FOB Arrow has since changed its name to FOB Wilson in honor of the squadron's two-timed Medal of Honor recipient. With the transfer of authority came a new name for the base. FOB Arrow was renamed Wilson Base, named for cavalry Sgt. William Wilson, who was awarded the Medal of Honor twice during the Indian Wars. Sgt. Wilson is one of only five men to achieve this distinction.

Though the locations have new names, the mission of A Troop, 1-4 CAV remains the same: maintaining a stable environment to help the Iraqi people build a Democratic government. A Troop continues to accomplish this mission by working closely with the Iraqi Civil Defense Corps and Iraqi National Police, patrolling the area and ensuring a safe and secure region.

Charlie Troop, 1-4 CAV was extremely active in April 2004. Each platoon has their respective missions and they are able to cover an area once occupied by an entire battalion and one brigade reconnaissance troop. They concentrated on going to areas that have not had a lot of U.S. Army presence in the past few months. The platoons got on the ground and talking to the local population, the local sheiks, teachers and police chiefs. This was being done to better understand what they can do to make their lives better and what can they do for the US Army to help find the people in their area who would cause problems or do us harm. These operations have been very helpful in building the bonds necessary with cooperation and co-existence with Coalition Forces and the local Iraqis in our area.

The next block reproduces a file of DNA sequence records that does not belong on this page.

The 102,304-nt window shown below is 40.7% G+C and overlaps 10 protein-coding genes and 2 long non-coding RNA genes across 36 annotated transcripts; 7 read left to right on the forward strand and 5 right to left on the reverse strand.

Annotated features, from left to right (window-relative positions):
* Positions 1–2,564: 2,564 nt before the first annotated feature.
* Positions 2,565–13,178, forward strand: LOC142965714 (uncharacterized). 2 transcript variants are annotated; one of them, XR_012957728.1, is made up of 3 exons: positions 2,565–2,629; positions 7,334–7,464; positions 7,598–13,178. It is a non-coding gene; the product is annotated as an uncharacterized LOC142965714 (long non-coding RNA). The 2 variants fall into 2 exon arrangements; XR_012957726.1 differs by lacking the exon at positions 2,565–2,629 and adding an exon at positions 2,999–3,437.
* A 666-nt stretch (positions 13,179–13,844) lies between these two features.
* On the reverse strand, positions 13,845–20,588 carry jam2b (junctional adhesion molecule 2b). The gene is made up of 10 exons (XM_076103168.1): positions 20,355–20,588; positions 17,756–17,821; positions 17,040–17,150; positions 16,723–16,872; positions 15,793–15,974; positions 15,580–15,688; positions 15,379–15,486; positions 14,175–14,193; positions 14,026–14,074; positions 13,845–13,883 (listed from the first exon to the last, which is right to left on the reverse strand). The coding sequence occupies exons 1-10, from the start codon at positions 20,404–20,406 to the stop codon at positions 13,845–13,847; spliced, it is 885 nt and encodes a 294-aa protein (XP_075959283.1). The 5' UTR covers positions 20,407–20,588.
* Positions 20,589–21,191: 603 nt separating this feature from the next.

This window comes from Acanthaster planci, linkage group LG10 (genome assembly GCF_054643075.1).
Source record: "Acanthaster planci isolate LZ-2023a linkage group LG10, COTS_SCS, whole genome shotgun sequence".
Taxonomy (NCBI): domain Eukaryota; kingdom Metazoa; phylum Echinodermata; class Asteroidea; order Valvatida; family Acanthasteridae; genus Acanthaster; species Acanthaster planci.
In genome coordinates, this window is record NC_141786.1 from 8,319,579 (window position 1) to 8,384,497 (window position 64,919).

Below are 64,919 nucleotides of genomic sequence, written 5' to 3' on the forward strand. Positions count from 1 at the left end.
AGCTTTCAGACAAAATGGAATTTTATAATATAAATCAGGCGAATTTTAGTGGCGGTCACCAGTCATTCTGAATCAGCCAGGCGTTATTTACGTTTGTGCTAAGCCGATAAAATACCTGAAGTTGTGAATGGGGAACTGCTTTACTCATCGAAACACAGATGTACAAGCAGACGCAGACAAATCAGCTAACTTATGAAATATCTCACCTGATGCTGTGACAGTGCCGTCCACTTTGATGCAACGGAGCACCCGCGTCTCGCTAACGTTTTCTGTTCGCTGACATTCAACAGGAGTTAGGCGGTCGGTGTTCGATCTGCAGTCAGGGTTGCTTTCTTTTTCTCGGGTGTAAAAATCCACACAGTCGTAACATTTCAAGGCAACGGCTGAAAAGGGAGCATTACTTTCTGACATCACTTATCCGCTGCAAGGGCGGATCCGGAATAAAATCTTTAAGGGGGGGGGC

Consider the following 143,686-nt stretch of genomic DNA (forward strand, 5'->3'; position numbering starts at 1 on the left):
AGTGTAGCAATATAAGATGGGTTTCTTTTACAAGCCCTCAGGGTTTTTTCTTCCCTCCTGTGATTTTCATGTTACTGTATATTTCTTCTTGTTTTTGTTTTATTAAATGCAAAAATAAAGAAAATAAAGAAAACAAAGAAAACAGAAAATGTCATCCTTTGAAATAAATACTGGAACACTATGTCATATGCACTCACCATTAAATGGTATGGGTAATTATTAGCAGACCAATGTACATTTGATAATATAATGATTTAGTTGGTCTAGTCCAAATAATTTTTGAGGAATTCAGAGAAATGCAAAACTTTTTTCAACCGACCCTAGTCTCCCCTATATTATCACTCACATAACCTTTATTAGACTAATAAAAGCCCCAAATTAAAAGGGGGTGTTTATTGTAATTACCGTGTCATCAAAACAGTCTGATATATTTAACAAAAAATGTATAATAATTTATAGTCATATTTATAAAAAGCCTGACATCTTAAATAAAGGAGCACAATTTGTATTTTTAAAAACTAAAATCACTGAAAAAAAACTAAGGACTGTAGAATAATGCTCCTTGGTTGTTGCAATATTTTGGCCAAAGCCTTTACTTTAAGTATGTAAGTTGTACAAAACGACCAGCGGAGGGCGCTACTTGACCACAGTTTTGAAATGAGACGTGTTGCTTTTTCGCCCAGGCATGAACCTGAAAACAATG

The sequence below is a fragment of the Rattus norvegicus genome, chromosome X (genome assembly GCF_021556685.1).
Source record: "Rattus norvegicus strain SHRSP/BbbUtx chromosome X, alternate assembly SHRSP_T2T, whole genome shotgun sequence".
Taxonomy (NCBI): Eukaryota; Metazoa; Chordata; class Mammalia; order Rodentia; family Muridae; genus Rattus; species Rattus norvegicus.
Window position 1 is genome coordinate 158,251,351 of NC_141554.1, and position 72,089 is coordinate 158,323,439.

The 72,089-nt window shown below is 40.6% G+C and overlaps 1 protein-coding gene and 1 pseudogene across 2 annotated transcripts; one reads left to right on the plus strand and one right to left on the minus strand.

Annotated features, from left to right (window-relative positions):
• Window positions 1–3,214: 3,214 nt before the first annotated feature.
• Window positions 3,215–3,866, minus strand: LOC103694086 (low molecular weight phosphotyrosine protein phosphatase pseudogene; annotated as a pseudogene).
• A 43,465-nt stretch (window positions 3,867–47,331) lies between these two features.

These meetings with the locals produced immediate results with a busy week of local informants supplying intelligence on rocket launch sites, weapons and rockets caches. Some even leading soldiers to them personally. These sites uncovered numerous caches ranging from mortars, PE-4 explosives, wire for detonation cord, mortar tubes, rocket skids and rockets.